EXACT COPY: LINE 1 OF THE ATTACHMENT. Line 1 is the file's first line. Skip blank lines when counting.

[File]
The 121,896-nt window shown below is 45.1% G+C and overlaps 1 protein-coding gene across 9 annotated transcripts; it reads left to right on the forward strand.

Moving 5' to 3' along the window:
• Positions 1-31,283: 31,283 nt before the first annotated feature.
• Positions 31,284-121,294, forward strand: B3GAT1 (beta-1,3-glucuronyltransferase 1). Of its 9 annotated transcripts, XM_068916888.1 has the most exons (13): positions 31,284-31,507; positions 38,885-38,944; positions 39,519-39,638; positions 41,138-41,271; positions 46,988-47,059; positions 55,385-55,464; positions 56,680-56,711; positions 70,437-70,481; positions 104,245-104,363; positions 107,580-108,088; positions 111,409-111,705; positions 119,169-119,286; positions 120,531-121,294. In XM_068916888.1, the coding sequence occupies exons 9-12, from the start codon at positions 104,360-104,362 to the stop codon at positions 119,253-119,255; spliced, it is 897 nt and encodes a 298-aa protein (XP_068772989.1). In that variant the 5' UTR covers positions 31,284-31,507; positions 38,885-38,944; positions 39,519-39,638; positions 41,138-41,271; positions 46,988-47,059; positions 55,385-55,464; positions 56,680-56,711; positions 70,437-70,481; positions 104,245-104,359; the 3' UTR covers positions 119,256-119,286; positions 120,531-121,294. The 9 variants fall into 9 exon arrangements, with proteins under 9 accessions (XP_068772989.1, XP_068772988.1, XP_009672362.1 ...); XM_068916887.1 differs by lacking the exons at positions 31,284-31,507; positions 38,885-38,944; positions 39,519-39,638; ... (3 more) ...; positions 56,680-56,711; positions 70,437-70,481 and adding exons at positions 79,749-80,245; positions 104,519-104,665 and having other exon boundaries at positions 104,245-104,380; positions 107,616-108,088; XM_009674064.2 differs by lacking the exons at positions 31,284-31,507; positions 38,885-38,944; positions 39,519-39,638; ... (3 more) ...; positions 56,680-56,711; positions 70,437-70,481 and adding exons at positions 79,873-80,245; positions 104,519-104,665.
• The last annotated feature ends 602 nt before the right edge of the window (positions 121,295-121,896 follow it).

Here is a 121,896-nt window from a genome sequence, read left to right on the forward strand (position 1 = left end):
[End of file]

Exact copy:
The 121,896-nt window shown below is 45.1% G+C and overlaps 1 protein-coding gene across 9 annotated transcripts; it reads left to right on the forward strand.